Sunday, June 15, 2008

Obviously not painful enough.

One of the reasons I like to go to events is because I'm fascinated by peoples spending habits. Often it's as fascinating as the event itself. I even have a big ol' crush for economists, and how the economy moves.

I view most large groups of people like a school of fish. They move the same way. When times are good, they all swim cohesively together. When something freaks them out, they scatter the same way. And - I love to watch that in action.

Anyway - I figured there was a better than 50% chance that this years RoboGames was going to suck. But, it was a good opportunity to see how much gas prices were affecting people. If they were driving. If they were still spending money. And, this is what I found:

Gas prices piss people off - but not enough to get them to stay off the roads. This is what it looked like on the freeway at 7:00 Saturday night. Roughly what it would look like during weekday commute hours. I was shocked. Bumper to bumper all the way from San Fransisco to the East Bay. In both directions. It took us almost 2 hours to get home. On a weekend it should take about an hour.

It wasn't just the freeway. We didn't stay at the games long, so we went to get lunch in Sausalito. It was still sunny over there. The downtown area was similarly packed. So much so, we got lunch and left. Most of the places we went in San Fransisco were also packed.

I know this isn't a scientific study or anything, but gas prices don't seem to be affecting people as badly as most people seem to indicate.


  1. My unscientific hunch is that people will cut down about half their discretionary, long-distance driving -- they're not going to drive from Maryland to Colorado on vacation, for example. But they'll continue most of their local discretionary driving, because that seems like a relatively small indulgence.

    Your economist friends tend to think that people spend money rationally, which is the funniest thing in the entire field of economics. So people are looking to save, say, ten cents a gallon on gas, which works out to a dollar on a ten-gallon purchase.

    If your car gets 32 miles to the gallon, at $4 a gallon you've saved enough to drive eight miles. If you get 24 mpg, you've saved enough to drive six.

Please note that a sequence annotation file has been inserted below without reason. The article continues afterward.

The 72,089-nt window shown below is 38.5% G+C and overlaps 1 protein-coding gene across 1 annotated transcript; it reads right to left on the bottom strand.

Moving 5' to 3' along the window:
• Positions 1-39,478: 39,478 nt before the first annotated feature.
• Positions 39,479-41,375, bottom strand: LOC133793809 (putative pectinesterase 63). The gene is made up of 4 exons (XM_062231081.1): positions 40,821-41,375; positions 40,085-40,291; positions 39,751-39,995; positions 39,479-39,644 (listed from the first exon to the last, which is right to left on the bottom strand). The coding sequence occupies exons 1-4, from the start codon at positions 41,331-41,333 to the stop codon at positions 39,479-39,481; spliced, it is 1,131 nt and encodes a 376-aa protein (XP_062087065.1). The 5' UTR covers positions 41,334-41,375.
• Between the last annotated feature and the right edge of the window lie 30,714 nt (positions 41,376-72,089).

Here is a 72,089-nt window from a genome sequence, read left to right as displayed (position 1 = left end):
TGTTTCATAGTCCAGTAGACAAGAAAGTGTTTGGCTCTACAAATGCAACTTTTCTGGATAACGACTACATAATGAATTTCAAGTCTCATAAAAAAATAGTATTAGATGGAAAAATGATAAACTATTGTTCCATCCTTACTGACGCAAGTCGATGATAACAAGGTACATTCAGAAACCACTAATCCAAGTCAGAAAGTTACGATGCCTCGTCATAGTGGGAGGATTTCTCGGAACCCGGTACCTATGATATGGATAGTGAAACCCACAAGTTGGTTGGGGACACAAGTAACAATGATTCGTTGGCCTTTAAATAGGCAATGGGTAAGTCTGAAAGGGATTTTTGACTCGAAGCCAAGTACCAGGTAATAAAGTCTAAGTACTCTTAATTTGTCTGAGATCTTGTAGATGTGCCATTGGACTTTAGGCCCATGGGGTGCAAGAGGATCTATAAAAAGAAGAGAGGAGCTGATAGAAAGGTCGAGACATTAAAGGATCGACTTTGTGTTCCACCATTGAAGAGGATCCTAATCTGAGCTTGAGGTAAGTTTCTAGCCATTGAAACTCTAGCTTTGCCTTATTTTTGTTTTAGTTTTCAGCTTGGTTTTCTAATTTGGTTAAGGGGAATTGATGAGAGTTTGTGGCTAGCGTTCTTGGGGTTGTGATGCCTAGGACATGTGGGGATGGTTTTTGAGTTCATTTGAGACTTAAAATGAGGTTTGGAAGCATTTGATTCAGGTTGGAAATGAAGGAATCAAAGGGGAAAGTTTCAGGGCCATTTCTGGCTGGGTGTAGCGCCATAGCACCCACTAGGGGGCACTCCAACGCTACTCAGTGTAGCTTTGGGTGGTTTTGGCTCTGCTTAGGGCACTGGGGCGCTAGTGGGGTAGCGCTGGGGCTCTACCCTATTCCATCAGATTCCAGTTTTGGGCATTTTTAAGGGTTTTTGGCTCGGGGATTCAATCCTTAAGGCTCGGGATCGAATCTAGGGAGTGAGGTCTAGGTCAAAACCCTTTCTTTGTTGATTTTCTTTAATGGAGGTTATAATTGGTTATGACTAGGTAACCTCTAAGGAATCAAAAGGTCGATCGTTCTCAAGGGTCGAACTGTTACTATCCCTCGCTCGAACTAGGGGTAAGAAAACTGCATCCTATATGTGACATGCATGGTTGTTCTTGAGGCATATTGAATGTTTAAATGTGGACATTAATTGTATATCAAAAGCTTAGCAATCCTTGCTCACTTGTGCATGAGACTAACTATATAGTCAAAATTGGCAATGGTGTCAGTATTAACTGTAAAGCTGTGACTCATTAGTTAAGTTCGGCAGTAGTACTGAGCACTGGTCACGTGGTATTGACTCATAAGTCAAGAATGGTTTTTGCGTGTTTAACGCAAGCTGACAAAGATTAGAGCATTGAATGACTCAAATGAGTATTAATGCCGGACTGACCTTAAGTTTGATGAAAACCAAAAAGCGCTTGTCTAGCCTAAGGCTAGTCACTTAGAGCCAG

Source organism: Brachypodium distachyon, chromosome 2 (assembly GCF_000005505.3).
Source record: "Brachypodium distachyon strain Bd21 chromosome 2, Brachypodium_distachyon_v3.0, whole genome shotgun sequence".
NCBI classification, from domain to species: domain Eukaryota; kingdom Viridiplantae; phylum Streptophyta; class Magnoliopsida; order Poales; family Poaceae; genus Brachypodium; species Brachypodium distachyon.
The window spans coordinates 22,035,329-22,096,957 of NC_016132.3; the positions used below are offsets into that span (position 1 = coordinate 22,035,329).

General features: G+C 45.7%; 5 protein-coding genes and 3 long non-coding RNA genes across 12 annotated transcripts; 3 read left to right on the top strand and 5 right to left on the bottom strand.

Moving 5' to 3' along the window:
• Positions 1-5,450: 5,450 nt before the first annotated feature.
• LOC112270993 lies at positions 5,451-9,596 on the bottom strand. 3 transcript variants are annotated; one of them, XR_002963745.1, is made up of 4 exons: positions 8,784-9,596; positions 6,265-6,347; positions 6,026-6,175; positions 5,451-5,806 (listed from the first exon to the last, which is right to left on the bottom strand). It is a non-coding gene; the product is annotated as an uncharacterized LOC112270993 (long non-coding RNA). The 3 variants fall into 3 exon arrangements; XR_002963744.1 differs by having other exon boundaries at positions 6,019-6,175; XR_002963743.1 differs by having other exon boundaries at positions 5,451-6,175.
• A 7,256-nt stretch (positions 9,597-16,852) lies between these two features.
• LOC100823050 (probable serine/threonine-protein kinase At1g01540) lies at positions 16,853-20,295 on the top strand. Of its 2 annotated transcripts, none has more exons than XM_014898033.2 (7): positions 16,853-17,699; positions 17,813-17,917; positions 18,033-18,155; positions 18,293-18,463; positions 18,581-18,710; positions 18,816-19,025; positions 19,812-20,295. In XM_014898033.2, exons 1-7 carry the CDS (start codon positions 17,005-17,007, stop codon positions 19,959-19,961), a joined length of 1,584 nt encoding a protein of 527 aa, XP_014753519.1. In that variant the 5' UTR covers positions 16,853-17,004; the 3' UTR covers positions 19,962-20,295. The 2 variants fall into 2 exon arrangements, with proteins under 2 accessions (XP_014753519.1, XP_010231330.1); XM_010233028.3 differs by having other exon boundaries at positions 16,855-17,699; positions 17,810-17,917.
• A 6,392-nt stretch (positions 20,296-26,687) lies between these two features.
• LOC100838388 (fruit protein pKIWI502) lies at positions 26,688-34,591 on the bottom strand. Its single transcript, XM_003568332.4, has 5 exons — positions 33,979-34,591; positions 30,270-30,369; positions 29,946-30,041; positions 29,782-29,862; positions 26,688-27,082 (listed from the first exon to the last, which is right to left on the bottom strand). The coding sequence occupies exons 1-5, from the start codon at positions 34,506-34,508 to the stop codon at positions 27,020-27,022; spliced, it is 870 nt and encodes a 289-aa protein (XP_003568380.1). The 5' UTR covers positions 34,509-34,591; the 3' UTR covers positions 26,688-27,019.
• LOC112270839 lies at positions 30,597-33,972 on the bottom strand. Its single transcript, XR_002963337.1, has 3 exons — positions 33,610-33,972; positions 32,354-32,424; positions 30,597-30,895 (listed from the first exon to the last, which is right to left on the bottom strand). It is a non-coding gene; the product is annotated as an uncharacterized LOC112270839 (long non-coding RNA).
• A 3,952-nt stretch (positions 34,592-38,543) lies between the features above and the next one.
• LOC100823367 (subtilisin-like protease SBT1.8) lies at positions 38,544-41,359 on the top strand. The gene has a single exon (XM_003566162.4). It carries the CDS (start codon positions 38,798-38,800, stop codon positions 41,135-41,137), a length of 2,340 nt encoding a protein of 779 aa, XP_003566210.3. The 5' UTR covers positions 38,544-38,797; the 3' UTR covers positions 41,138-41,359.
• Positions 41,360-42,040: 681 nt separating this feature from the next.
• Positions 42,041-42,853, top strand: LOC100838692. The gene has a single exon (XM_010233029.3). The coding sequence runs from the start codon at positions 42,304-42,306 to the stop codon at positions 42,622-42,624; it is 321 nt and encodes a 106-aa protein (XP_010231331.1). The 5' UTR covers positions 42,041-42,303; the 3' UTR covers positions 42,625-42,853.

Changing driving habits is hard. If you're 40 years old, you've probably had your own car for more than 20 years, which means you're conditioned that you can go where you want, when you want. And in urban areas, the entire landscape is set up (at least in theory) to accommodate you and your car.

    When I lived in the Virginia suburbs of Washington DC (and not the far-out ones where they still take Confederate money), you had to go two miles from my house to find the nearest place you could spend money. So even if you wanted to walk, it'd be a one-hour round trip to buy a newspaper, get a soda, pick up a few groceries, get to the drugstore, have a snack.

  2. Do you really think economists think that? Silly economists. I still crush them.

    I generally agree that most people think irrationally when it comes to most things. Why else would they drive 10 miles out of their way to save 2 cents on gas? Aren't we designed to think impulsively though?

    Isn't that what evolution thinks will keep us alive?

    I also agree that people would stop driving long distances, but considering the average daily commute around here is 30 miles a day, I figured that would translate in people driving less on the weekends. So far - not so much.

  3. I can only speak from my own experience, but weekend traffic in the D.C. area is virtually the same volume as weekday traffic -- it's just different trips. Instead of going to work and daycare, it's going to sports practice, kids' games, the shopping and errands you couldn't get done during the week.